Tag Archives: hope

Sick Child Shoes

No doubt, you’ve all been in my shoes before, and they’re not pretty shoes. They are not bright red stilettos, made for dancing. They are not ballet slippers.

They are the shoes of a mom with a sick child. They are flat, and worn, and maybe a bit tired from over-work. The soles are hanging off and they are covered in splatters.

Walking in these shoes can be confusing; sometimes, you are sure your child is exaggerating. The dramatics of belly-rubbing and painful howls are just too much to believe. Instead of letting your kid stay home to vegetate on the sofa, you send her to school anyway.

And here’s when the mom-of-a-sick-child-shoes seem to suddenly become a size too small: when two hours after dropping her off, the school nurse calls, asking that you reclaim her as soon as possible. The throat is red; the temperature is high; the Oscar-worthy dramatics have calmed down and are a mere memory, as the silent child now lies still.

And then, there are the times that are just the opposite. There are times when you’re just a little bit duped. Weary of the daily demands of parenting, you’re too tired to diagnose or to consider. You march into your kid’s room in the wee morning hours wearing a nice pair of Italian leather wedges, and march out wearing the mom-of-a-sick-child shoes that you chose to put on all by yourself. In your heart of hearts, you know your little trooper needs to take off his Transformers PJ’s and get up and go. But no…you oblige.

This is what moms far and wide refer to as a mental health day. I’m quite sure, after having lived through a few myself, that the “mental health” is more concerned with the lady in the now-raggedy shoes, instead of with a kid who should be wearing a school uniform instead of a My Little Pony nightgown.

“Mental Health” days are not about bad parenting. They are not about trying to buck the system, or about not giving a hoot. In my experience, mental health days are our moments or admitting how important our pediatricians and other medical professionals are in our lives. It is our moment of saying: “Heck, I just don’t know!”

When the thermometer reads as borderline and the throat looks a little red…but not TOO red…we make this small concession to sanity and err with the PJs and the really awful cartoons. We wish we had a quick and effortless doctor’s appraisal to pull out of our back pocket BEFORE the school bus arrives–but we don’t. In these moments, we tend to take the path of least resistance…we go with the flow.

I wonder sometimes what lesson we teach our children on this one special day every year, this borderline sick day, this weird holiday when we pretend with our child that her condition is worse than it is. We always say something like “We both know you really weren’t THAT sick–don’t expect to get away with this ever again.”

As we turn away we may grin a little, remembering our own falsely amped-up fevers and the moaning and groaning bellyaches of our childhoods. Then, once we leave the room and our questionable behavior really hits home, we wonder: are we accidentally teaching a lesson that learning isn’t important? Are we teaching that exaggerating is okay? Are we teaching something that will come to haunt us?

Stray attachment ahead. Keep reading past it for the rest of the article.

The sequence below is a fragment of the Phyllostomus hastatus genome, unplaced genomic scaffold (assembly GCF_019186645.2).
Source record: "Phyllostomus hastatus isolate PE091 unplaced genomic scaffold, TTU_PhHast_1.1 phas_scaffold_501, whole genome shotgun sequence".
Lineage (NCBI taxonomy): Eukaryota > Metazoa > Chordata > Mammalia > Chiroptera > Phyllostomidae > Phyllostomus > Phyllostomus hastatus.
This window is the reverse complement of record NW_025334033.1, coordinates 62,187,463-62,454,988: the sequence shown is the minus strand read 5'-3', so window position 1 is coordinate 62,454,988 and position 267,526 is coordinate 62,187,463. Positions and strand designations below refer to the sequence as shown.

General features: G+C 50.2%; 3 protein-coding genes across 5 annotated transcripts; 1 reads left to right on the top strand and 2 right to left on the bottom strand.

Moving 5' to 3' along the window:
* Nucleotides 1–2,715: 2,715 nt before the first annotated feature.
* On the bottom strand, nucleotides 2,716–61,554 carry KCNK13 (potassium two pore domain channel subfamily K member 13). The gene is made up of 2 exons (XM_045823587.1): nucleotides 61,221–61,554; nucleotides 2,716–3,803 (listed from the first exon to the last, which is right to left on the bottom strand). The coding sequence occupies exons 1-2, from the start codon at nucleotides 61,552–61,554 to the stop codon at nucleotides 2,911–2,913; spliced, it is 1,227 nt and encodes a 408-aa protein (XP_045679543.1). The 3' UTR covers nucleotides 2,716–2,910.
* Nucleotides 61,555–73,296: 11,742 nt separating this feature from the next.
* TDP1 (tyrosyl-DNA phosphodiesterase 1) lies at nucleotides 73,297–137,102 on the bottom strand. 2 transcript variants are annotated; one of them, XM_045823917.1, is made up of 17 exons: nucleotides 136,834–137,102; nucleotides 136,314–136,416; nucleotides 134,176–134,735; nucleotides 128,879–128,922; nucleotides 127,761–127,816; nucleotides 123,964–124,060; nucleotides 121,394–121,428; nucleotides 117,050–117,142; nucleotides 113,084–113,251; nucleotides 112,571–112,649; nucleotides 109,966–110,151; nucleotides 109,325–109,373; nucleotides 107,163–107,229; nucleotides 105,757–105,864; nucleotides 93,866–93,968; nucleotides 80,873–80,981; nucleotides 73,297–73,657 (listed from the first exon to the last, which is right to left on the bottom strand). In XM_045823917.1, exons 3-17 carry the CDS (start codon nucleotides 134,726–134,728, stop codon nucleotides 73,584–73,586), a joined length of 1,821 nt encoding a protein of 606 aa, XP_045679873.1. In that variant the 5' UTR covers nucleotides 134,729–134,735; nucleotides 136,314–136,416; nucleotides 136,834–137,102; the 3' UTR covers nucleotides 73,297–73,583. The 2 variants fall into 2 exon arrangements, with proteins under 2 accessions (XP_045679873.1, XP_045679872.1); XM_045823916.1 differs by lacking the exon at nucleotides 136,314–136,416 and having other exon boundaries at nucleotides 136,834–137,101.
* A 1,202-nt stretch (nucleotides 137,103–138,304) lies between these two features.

Whatever the appraisal turns out to be, most all parents are guilty of the “mental health day” at least once during a child’s upbringing. Although I can’t condone this as a fitting regular behavior, or even a good one, I condone it as being fully human.

Sometimes we walk in the ugly sick child shoes because we have to; at other times, we do it because we’re just too damn tired to put on a pair of heels.

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kara

Kara Martinez Bachman is author of the humorous essay collection for women, “Kissing the Crisis: Field Notes on Foul-mouthed Babies, Disenchanted Women, and Careening into Middle Age.” She has read her work on NPR radio and it has appeared in dozens of magazines, newspapers and literary journals, including The Writer, Funny Times, the New Orleans Times-Picayune, and many parenting magazines. Find out more at KaraMartinezBachman.com or follow her on Twitter, @80sMomKara.

2 Sides of ADHD

“I’ve asked you three times to get your socks on and brush your teeth! Please, listen to me and do what I am asking!” My voice is louder and harsher than I would like and while I immediately feel regret, the anger is the stronger emotion and wins out.

My son has ADHD. It’s severe. It’s an evil condition in that he looks and acts (for the most part), like a typical 12 year old boy. Active, silly, inquisitive, moody at times. He likes Godzilla and bad tween television, could live on dessert and is starting to notice girls. He loves to tell jokes, watch movies and well, insert anything else typical 12 year old boys do and that’s him.

Except he’s different. He cannot sit without singing, humming, or talking while moving continuously; rocking, tapping the table, or running around the house. And the longer he goes, the faster and louder he gets. I let it go until I cannot hear the same line from whatever song is in his head, one more time. He can’t focus unless it’s something he’s passionate about. He doesn’t hear directions if he’s the least bit distracted. He doesn’t get good grades, not because he isn’t smart, but because he does not turn in assignments. The school bell rings and he’s off, leaving his papers behind or wading them up and shoving them in his bag never to be found. His room is a mess.